Lata Her Own Voice: Conversations with Nasreen Munni KabirLata Her Own Voice: Conversations with Nasreen Munni Kabir by Kabir Munni Nasreen
My rating: 5 of 5 stars

Lata Mangheskar – in her own voice
Conversations with Nasreen Munni Kabir

What an absolutely beautiful book!!

It is one of the most enjoyable ‘coffee-table’ books that I have ever read or seen. To relegate it to the level of ‘coffee-table’ books would be doing it an injustice – because it has some amazing photographs that I have seen, and it brings one of our most famous icons closer to us. The black and white image of a very young Lataji on the cove, sets the tone for a memorable book.

Nasreen Munni Kabir did a six-part documentary series on Lata Mangheskar in 1991 for Channel 4, titled ‘In Her Own Voice’. In 2008, she began to update the conversations she had with Lataji and convert them into a book.

Lataji is one of the most reclusive of Indian icons. She leads a sheltered life and rarely do we see her in film magazines, nor has her life been enmeshed in any scandal at any point. Hence, it is always a pleasure to read about her, specially stories written by people who have spent a good amount of time with her, and who have had the rare privilege of being able to interview her many hours.

The book is a series of conversations with her, covering almost all aspects of her life. Ms. Kabir, in her introduction talks about her phenomenal memory, and her knowledge about all her colleagues in the music industry. Here is a woman who has had no formal schooling whatsoever, but who has sung more than 27,000 songs in many Indian languages.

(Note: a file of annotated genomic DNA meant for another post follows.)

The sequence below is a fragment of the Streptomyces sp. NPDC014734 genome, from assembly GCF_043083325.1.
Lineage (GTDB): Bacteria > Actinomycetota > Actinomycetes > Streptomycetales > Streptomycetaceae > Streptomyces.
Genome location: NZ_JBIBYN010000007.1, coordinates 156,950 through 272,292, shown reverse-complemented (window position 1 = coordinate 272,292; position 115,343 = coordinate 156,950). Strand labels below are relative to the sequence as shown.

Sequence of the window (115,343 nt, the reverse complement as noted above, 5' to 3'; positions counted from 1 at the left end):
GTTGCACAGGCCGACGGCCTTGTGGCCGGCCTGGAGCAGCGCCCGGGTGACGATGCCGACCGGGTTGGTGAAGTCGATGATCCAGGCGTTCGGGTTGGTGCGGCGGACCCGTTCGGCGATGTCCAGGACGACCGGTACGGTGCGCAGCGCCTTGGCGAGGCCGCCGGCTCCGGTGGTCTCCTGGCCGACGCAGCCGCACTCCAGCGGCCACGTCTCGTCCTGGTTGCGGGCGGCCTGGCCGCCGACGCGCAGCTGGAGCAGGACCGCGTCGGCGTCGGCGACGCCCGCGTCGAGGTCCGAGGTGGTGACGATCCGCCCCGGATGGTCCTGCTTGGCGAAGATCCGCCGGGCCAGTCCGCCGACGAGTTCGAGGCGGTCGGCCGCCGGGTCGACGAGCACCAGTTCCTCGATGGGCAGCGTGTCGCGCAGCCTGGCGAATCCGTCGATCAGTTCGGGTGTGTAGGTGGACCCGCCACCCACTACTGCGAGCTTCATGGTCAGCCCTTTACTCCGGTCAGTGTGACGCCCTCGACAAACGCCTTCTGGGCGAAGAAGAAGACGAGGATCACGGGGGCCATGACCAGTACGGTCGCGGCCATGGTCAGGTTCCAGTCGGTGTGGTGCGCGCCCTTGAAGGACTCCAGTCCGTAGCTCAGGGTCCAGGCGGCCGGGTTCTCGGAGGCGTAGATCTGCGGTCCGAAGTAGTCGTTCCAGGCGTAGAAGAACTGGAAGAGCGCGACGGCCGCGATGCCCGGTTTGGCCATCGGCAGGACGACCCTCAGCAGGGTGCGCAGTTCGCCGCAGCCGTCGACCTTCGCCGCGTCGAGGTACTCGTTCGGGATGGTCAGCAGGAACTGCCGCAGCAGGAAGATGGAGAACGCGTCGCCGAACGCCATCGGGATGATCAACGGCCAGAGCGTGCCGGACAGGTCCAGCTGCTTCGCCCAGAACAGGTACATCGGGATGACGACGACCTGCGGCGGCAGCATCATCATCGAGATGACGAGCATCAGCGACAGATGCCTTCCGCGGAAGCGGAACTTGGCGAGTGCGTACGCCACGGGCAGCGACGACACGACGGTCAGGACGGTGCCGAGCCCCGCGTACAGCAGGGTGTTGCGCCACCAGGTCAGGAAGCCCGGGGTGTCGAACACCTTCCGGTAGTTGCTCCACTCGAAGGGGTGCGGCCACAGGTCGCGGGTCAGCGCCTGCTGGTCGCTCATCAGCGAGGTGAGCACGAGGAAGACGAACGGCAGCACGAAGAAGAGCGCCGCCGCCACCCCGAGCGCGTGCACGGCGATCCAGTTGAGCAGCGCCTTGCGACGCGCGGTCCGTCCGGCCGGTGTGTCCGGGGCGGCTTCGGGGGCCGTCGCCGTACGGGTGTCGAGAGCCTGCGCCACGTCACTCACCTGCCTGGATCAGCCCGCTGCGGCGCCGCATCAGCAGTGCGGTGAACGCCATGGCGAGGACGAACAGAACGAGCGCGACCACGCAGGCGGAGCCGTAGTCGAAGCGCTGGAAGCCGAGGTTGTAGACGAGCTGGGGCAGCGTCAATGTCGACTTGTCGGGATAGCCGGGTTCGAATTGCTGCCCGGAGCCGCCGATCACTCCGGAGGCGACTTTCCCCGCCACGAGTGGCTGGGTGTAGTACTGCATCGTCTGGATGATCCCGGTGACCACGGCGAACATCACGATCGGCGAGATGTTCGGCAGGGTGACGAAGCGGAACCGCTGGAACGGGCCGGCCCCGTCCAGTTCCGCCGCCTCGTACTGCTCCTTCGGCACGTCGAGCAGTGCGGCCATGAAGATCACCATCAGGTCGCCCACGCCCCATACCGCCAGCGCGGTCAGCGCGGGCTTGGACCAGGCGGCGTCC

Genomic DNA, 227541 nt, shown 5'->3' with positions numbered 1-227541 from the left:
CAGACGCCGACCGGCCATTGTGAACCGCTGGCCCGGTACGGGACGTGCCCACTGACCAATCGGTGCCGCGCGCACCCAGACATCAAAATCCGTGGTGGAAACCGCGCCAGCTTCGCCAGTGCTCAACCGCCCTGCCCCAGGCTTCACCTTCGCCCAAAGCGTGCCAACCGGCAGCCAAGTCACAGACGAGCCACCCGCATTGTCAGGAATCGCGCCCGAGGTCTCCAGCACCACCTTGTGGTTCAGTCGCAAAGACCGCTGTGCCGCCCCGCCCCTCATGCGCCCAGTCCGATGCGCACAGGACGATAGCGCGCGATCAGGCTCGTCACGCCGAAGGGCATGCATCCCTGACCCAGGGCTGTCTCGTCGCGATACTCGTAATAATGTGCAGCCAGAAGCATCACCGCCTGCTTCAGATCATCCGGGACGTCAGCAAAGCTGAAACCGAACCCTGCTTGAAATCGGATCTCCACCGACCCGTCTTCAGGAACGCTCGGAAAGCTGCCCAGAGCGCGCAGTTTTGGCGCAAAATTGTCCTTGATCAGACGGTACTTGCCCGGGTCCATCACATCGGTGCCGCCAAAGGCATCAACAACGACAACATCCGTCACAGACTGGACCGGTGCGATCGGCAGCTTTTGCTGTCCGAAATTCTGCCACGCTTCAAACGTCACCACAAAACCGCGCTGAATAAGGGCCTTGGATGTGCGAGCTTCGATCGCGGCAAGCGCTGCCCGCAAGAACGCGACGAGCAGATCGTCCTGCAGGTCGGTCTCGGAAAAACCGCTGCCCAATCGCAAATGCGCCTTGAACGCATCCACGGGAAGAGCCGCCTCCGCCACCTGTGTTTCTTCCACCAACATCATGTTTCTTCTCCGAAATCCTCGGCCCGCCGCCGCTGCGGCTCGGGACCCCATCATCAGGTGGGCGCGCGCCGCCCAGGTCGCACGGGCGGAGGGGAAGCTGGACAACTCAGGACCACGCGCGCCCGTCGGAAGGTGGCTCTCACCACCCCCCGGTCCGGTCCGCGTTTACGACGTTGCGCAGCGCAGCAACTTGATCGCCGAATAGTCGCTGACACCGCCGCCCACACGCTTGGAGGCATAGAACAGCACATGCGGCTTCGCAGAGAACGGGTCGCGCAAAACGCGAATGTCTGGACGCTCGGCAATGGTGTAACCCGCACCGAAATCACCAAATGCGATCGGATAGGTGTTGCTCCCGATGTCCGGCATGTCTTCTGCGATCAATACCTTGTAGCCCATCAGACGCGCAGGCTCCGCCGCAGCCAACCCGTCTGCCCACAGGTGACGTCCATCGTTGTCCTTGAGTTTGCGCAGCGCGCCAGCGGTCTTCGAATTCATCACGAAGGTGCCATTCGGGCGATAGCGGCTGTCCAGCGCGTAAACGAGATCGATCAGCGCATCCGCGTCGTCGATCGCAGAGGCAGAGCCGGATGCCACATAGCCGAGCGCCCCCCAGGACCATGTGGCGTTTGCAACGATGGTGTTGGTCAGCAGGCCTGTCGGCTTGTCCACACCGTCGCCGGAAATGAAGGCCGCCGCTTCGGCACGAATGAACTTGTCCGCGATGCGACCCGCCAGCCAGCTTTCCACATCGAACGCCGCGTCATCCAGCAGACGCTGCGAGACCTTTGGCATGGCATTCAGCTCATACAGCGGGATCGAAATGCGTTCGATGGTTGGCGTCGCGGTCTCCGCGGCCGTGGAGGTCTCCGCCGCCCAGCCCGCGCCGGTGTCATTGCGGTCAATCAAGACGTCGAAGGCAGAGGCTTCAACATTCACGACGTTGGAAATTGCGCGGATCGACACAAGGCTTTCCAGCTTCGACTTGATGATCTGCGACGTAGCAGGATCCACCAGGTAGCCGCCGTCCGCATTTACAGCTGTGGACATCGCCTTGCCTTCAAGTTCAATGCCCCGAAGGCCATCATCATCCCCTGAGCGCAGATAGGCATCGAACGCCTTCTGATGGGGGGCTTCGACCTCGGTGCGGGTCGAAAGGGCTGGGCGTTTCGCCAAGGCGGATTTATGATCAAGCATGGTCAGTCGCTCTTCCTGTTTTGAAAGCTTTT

At one point the author says –
‘Lata Mangheskar’s songs are living history – so strongly tied to all our life stories and articulating our many emotions ‘

Lataji while talking about the difference between Western and Indian music says :
‘I like both traditions. I listen to Western classical music to hear how well it is composed and I listen to Indian classical to hear how well it is sung or how well it is played on say the sitar or sarod’

There are a lot of pictures which cover the many years of her life. One picture that I really enjoyed looking at was with Raj Kapoor, Dev Anand and Dilip Kumar in the late 1950s. Those were the legends of their time – and what a great occasion that must have been.

Buy this book, read it whenever you think of music and of the Indian film industry. Legends like her illuminate our lives very rarely and we are fortunate to be able to hear her, and read about her.

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